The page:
Public Domain Theatre: "The Girl Said No" (1930)




William Haines (1900-73) was one of those movie stars who easily made the transition from silent to sound films. In the late 1920s he was one of MGM's biggest stars -- handsome, athletic and relaxed on screen, with an appealing goofball side.

But he was also gay, and that's why William Haines stopped making movies in 1934.

Actually, it was being gay and being involved in a scandal or two that even MGM's ruthless publicity department couldn't cover up -- or maybe they just stopped trying. He was arrested in a YMCA in 1933 after being caught in a compromising position with another man. The story goes that Haines was then ordered into an arranged marriage by studio brass. He refused and ended up leaving MGM. After two films for Mascot Pictures on poverty row, he left the movies altogether.

"The Girl Said No," released in 1930, follows the formula for a Haines picture. When it begins, he's a well-to-do, happy-go-lucky, likably arrogant guy just out of college. The opening scene tells you what you need to know:




Haines plays Tom Ward, who's just graduated. Through a friend, his father has arranged a bank job for Tom, but he's too interested in going out to party with friends. (Lesson from watching too many movies made in the early 1930s -- large open cars really lent themselves to transporting drunken crowds around town.)

While out on the town, Tom spots Mary Howe (Leila Hyams). She's the steady girl of his college rival (Francis X. Bushman) but Tom is smitten by her and becomes downright stalker-y in his pursuit of her. She tries to discourage him. "I get your chill," he says, "But I'll be right there when your fever rises."

When he finds that she works at a brokerage, he tries to get a job there:




True to the Haines film formula, Tom gets the confidence knocked out of him about two-thirds of the way through the picture. There's a family crisis, and Tom becomes the family's primary breadwinner. He's also in charge of keeping up everyone's spirits around the house, including good old mom (Clara Blandick, later Auntie Em in "The Wizard of Oz").

While he's keeping home and hearth together, Tom stops pursuing Mary, but she misses his fun "kidnappings" and the way he sabotaged all her other dates, and she still can't warm up to his rival. He says he loves her, and the best she can do is "I like you like everything."  Tom re-joins the brokerage (he was fired during his cocky days) and is given a tough assignment -- selling a boatload of bonds to the rich and eccentric Hettie Brown (Marie Dressler), modeled after the real-life Molly Brown, of "The Unsinkable Molly Brown" fame.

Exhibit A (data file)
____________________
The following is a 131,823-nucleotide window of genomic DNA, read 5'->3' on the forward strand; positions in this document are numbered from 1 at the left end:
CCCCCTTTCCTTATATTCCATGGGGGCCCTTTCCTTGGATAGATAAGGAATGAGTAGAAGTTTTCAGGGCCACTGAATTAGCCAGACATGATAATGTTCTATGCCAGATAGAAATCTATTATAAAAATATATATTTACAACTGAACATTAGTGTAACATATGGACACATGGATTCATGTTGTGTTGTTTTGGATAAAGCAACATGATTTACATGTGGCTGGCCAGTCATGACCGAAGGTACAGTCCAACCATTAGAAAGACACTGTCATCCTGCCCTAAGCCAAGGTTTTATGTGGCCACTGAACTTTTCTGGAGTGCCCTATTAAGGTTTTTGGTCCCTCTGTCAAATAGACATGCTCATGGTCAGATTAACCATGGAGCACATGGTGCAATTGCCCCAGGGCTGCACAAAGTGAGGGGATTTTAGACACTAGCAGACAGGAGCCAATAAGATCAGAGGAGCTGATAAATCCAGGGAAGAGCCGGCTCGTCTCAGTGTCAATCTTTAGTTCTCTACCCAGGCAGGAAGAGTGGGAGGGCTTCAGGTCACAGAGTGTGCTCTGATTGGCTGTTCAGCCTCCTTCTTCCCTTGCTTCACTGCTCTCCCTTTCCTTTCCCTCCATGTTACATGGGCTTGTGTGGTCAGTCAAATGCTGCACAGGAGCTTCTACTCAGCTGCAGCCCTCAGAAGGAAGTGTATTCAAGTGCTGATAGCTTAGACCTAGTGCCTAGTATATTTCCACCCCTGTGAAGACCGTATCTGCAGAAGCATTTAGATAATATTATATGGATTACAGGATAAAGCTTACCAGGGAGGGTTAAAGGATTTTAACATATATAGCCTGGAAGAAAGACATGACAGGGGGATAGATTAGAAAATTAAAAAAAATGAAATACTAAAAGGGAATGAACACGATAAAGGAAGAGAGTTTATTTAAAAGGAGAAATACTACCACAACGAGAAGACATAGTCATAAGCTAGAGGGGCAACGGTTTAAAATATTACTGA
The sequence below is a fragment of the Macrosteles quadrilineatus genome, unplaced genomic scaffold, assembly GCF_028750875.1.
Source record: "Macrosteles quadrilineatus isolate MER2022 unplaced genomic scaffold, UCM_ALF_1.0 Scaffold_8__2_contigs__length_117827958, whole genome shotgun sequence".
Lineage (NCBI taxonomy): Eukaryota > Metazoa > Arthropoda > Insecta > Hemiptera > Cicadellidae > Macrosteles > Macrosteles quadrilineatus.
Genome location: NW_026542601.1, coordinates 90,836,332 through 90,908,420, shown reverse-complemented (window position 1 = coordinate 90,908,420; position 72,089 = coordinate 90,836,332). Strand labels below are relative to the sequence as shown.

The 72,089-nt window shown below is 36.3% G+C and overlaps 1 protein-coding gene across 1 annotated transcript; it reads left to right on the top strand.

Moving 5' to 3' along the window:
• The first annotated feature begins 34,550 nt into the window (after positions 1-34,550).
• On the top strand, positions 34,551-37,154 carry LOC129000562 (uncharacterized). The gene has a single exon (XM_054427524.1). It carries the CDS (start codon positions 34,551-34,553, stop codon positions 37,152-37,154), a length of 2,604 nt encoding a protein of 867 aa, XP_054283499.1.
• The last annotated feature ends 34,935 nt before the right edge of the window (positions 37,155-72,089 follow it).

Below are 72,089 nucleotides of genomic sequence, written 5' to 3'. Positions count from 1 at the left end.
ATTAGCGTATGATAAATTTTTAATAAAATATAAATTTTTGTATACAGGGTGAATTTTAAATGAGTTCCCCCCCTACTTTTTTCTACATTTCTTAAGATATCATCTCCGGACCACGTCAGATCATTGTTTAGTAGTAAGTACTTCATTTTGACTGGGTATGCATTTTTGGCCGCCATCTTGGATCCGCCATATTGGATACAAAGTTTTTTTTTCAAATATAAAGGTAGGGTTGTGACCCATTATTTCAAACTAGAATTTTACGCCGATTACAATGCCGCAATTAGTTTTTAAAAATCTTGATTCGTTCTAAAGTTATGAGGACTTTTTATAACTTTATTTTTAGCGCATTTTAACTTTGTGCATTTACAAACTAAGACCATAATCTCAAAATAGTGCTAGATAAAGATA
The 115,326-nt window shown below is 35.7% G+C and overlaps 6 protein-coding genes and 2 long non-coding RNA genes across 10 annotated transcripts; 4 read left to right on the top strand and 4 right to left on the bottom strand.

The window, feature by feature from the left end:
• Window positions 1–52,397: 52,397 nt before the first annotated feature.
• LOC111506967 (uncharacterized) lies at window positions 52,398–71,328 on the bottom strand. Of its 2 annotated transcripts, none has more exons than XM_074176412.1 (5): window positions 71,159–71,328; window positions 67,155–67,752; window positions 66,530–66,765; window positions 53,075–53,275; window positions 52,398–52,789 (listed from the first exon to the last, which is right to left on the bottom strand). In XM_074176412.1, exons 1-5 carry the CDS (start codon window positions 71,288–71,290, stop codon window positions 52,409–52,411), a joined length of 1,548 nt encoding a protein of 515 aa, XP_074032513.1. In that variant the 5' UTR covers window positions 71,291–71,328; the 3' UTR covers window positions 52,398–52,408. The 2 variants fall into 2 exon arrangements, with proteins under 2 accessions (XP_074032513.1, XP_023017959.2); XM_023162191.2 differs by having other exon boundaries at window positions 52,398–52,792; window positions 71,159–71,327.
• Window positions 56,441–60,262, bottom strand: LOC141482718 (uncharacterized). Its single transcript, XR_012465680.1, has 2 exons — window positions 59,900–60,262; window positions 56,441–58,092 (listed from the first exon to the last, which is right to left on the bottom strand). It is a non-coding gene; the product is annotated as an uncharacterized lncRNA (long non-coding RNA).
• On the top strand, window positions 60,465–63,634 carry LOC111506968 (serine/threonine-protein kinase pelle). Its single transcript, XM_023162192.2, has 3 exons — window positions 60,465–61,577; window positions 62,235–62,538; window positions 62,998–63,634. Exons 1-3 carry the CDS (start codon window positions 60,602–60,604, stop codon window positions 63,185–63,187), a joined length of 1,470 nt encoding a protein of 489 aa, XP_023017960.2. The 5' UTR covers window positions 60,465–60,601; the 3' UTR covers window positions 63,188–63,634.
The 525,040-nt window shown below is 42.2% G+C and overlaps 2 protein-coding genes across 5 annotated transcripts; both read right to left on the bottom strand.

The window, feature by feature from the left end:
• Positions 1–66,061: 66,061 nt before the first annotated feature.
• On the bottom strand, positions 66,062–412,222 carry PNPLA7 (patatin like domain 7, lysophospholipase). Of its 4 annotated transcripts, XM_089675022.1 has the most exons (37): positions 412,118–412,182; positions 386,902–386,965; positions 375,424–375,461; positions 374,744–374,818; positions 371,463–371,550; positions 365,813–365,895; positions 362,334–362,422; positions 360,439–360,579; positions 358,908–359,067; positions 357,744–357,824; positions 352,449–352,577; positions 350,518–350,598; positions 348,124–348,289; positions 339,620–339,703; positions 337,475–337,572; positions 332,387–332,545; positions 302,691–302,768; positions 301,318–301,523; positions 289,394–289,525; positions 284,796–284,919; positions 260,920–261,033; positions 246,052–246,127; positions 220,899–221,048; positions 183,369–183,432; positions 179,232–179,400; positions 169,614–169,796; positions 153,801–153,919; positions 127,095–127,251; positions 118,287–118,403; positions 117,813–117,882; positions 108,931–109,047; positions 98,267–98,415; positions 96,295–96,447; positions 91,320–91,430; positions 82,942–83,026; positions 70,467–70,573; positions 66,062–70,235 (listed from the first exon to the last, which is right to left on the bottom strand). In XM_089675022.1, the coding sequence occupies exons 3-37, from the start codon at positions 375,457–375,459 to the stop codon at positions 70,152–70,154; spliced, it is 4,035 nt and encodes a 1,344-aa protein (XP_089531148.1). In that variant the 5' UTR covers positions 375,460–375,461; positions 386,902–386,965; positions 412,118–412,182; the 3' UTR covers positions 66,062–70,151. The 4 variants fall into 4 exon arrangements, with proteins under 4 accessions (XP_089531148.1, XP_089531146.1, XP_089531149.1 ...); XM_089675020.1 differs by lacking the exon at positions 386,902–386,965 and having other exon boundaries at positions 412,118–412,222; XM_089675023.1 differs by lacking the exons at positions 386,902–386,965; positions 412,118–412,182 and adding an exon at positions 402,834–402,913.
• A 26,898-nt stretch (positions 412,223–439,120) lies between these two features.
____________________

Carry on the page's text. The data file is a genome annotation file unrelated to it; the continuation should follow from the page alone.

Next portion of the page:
The scene with Dressler and Haines lasts about ten minutes, and it's vaudeville stuff -- he wants to get her signature on a check, and he's posing as a doctor so she won't throw him out. Then he gives her some alcohol, and Dressler starts chewing the art deco scenery with her drunk act:


  

Both Haines and Dressler are pros, and the scene -- ad libs included -- flows nicely. The check gets signed and Hettie wants Tom to handle all her financial affairs. Then it's off to foil the wedding of Mary and the rival by (of course) kidnapping and gagging the bride, which she loves, and everything ends happily ever after.

After his film career ended, Haines didn't exactly suffer -- he began an interior design business and many of his clients were the actresses he'd appeared opposite at MGM, including Joan Crawford and Norma Shearer. Nancy and Ronald Reagan were also steadfast clients and friends. Haines was lucky in love, too -- his partner, James Shields, stayed with him for over 40 years and committed suicide a year after Haines died.

If you'd like to learn more about Haines, check out William Mann's book "Wisecracker: The Life and Times of Hollywood's First Openly Gay Star."

Here are full credits for "The Girl Said No."




 

Public Domain Theatre: "Back Pay" (1930)


"If the wages of sin is death I've got a lot of back pay coming!"

Corinne Griffith says this about halfway through the 1930 film "Back Pay," and if you understand what it means, you're ahead of me.

"Back Pay," which is a remake of a 1922 film, is about a young woman whose love of money and fast living take her from Demopolis, Virginia to New York City. There she falls into numerous affairs and lives the hotcha life.

Meanwhile, back in Demopolis, Faithful Boyfriend Gerald toils away in the town department store, waiting for his love to return.

Griffith had a successful career in silent movies, but she made only a handful of talkies, and when you see "Back Pay" you'll get a good idea why. The movie opens with her singing "They Didn't Believe Me" in an understated, charming way, but then she starts talking: